Alternative to Powerlink is Proposed
Oct 19, 2007 - San Diego Union-Tribune - McClatchy-Tribune Regional News
Opponents of the Sunrise Powerlink yesterday unveiled a detailed alternative plan for a vast expansion of solar power and other measures that they say would cost no more than the proposed power line and provide greater energy security and environmental benefits.
By 2020, for example, the report said San Diego could generate 50 percent of its electricity from renewable sources versus 18 percent projected by San Diego Gas & Electric Co., which has proposed the Sunrise transmission line.
The "San Diego Smart Energy 2020" report, funded by a grant from the San Diego Foundation, was written by Bill Powers, a locally based power engineer and prominent Sunrise opponent, with assistance from E-Tech International, a nonprofit consulting firm in Santa Fe, N.M. The $30,000 grant was given to a coalition of community groups opposed to the Sunrise project.
"These guidelines put the primary emphasis on energy efficiency; clean, local renewables; and highly efficient, combined heat- and power-generating units," said Powers, who has been involved in the power industry for 25 years.
In that way, he said, the proposal seeks to align local energy policy with recent California mandates designed to reduce greenhouse gas emissions.
Powers said the plan could cost far less than the projected cost of Sunrise, which is estimated at $7 billion over 40 years, including interest and utility profits.
SDG&E's proposed 150-mile Sunrise Powerlink transmission line would originate in Imperial County, cross Anza-Borrego Desert State Park and then pass through a host of North County communities.
The utility says the line is needed to tap electricity from renewable-energy projects SDG&E says will be built in Imperial County and to help ensure regional electrical reliability by providing another major avenue for moving electricity into the area.
Opponents say the line would be environmentally damaging and too expensive and probably would transport electricity from fossil-fuel facilities.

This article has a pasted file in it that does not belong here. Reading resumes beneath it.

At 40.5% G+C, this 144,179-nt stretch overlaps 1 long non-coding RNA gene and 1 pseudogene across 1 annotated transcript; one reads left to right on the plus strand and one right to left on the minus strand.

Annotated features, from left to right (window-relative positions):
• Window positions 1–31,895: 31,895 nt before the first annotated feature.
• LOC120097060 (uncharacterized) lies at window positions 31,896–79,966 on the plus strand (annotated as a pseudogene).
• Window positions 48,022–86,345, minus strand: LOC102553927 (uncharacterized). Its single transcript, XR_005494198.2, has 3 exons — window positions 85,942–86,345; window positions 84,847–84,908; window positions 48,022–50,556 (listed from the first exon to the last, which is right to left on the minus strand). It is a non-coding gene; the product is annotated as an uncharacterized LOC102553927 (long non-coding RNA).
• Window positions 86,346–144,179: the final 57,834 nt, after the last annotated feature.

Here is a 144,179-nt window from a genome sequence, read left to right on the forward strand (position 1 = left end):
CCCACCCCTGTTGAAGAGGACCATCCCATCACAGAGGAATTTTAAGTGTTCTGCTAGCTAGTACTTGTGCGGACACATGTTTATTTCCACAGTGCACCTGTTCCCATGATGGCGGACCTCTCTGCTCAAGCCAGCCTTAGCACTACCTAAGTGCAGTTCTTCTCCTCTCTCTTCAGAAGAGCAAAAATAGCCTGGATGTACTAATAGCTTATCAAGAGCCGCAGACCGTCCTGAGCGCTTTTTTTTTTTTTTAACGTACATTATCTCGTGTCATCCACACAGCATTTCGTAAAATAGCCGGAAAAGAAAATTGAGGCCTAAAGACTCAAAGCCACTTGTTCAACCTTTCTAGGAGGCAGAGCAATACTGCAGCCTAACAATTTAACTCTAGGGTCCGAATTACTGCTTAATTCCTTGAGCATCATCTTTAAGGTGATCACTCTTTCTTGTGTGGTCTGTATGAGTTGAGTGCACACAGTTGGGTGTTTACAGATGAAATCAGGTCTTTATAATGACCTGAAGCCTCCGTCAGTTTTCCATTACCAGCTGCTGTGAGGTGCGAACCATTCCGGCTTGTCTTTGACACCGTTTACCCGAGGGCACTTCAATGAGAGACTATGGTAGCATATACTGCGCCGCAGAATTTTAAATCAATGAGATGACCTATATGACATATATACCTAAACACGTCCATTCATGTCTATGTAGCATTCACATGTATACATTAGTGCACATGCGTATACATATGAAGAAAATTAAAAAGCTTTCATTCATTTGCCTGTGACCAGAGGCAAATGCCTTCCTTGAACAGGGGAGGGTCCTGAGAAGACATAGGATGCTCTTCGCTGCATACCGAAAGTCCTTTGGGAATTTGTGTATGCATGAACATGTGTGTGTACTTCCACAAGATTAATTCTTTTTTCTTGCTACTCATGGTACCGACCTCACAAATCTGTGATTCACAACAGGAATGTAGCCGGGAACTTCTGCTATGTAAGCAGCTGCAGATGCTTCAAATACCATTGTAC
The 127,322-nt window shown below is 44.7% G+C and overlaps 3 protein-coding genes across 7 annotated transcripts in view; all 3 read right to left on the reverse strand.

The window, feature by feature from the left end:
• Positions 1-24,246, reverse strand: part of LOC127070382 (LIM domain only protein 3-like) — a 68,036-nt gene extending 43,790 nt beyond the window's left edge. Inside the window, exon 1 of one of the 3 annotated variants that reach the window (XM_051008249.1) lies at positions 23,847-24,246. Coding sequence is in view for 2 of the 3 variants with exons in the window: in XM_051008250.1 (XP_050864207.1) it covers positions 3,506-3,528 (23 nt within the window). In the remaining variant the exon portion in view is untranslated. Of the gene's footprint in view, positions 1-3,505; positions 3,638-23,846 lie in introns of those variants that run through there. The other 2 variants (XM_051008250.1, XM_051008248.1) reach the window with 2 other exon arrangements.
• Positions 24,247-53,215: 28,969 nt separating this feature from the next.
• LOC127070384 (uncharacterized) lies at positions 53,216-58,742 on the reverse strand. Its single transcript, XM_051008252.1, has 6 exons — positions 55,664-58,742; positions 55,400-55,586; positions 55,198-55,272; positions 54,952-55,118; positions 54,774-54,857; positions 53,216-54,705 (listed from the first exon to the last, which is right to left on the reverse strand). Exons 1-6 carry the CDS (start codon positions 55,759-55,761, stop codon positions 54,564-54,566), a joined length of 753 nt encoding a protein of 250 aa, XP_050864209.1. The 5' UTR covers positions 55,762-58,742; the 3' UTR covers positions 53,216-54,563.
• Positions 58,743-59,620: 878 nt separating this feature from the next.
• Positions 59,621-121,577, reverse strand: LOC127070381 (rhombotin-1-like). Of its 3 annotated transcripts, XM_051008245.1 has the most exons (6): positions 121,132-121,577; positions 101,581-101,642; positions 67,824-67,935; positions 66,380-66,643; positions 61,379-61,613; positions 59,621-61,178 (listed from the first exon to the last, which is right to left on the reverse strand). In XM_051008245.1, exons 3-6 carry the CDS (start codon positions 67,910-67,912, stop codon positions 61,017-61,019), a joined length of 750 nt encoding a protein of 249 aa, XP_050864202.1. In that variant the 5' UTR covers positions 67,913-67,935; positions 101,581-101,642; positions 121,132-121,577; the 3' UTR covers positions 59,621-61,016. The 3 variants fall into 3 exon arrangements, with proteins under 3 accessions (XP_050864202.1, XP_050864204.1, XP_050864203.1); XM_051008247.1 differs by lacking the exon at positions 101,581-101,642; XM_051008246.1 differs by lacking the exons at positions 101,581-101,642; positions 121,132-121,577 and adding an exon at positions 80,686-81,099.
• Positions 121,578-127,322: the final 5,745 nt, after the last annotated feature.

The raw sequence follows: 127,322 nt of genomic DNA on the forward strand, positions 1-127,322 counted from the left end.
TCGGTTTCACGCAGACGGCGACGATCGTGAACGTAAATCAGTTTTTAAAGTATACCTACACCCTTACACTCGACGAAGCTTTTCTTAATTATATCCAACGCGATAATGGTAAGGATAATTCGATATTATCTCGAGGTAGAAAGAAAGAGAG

Using a model that has been employed by local schools and the Alvarado Water District, the alternative plan proposes spending $1.5 billion on incentives for private companies to build about 2,000 megawatts of photovoltaic systems on commercial roofs and parking structures in the region.
The provider companies would own the systems, offer discounted electricity to customers and feed excess power to SDG&E's grid.
The project's scale would approach that undertaken by the state, which this year launched a $3 billion incentive program to encourage the construction of 3,000 megawatts of photovoltaics.
By placing a heavy emphasis on local power generation, the plan would help generate local jobs, offer better security and provide greater environmental benefit, supporters said.
In addition, the plan proposes spending about $740 million on local transmission upgrades. Powers said another key component would be the expanded use of combined heat and power projects, which produce electricity by burning natural gas and tapping the exhaust heat from the combustion as an additional energy source.
San Diego Councilwoman Donna Frye, who attended yesterday's Sierra Club news conference at which the plan was released, said she would utilize the report as the city moves forward to meet state mandates to reduce greenhouse gas emissions.
"Bill Powers has done an amazing job," Frye said.
In addition to making the region less dependent on fossil fuels for electricity, "this would create a renewable energy industry in San Diego, diversifying our economy beyond biotech and tourism," Frye said.
A spokeswoman for SDG&E, Christy Heiser, said the utility encouraged debate about the region's energy future. But she said that debate should take place within the process established by the California Public Utilities Commission. The commission, which is considering the Sunrise project, approves regional long-range energy plans.
Heiser said SDG&E believes that the report understates the cost of the expanded solar program and the limitations of solar energy.
"Sunrise would provide 1,000 megawatts of electricity all the time," Heiser said. "The solar projects will only be good when the sun is shining."
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